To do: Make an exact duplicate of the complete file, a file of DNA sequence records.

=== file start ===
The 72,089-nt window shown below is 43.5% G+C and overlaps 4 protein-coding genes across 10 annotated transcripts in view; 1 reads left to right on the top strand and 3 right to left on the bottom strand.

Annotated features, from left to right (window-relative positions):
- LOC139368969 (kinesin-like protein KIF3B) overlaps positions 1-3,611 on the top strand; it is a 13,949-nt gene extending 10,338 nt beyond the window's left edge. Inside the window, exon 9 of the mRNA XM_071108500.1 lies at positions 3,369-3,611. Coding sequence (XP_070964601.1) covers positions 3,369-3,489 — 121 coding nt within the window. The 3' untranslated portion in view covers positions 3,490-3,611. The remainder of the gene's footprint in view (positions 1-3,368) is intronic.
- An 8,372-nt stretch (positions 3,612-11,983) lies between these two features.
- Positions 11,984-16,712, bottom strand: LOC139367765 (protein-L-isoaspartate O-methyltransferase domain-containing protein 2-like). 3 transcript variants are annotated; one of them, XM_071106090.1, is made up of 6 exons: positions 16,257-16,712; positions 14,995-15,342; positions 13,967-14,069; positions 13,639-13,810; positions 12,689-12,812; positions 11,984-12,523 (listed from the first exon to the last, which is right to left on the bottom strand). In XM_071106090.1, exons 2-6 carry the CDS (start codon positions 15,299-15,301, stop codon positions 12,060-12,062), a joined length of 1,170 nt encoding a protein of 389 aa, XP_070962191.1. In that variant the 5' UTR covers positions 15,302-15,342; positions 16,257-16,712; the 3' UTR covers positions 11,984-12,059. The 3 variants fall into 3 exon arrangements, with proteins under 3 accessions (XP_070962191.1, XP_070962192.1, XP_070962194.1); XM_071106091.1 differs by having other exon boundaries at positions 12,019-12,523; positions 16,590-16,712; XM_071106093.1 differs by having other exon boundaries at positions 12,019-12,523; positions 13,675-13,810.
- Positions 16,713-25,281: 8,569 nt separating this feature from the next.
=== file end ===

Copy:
The 72,089-nt window shown below is 43.5% G+C and overlaps 4 protein-coding genes across 10 annotated transcripts in view; 1 reads left to right on the top strand and 3 right to left on the bottom strand.

Annotated features, from left to right (window-relative positions):
- LOC139368969 (kinesin-like protein KIF3B) overlaps positions 1-3,611 on the top strand; it is a 13,949-nt gene extending 10,338 nt beyond the window's left edge. Inside the window, exon 9 of the mRNA XM_071108500.1 lies at positions 3,369-3,611. Coding sequence (XP_070964601.1) covers positions 3,369-3,489 — 121 coding nt within the window. The 3' untranslated portion in view covers positions 3,490-3,611. The remainder of the gene's footprint in view (positions 1-3,368) is intronic.
- An 8,372-nt stretch (positions 3,612-11,983) lies between these two features.
- Positions 11,984-16,712, bottom strand: LOC139367765 (protein-L-isoaspartate O-methyltransferase domain-containing protein 2-like). 3 transcript variants are annotated; one of them, XM_071106090.1, is made up of 6 exons: positions 16,257-16,712; positions 14,995-15,342; positions 13,967-14,069; positions 13,639-13,810; positions 12,689-12,812; positions 11,984-12,523 (listed from the first exon to the last, which is right to left on the bottom strand). In XM_071106090.1, exons 2-6 carry the CDS (start codon positions 15,299-15,301, stop codon positions 12,060-12,062), a joined length of 1,170 nt encoding a protein of 389 aa, XP_070962191.1. In that variant the 5' UTR covers positions 15,302-15,342; positions 16,257-16,712; the 3' UTR covers positions 11,984-12,059. The 3 variants fall into 3 exon arrangements, with proteins under 3 accessions (XP_070962191.1, XP_070962192.1, XP_070962194.1); XM_071106091.1 differs by having other exon boundaries at positions 12,019-12,523; positions 16,590-16,712; XM_071106093.1 differs by having other exon boundaries at positions 12,019-12,523; positions 13,675-13,810.
- Positions 16,713-25,281: 8,569 nt separating this feature from the next.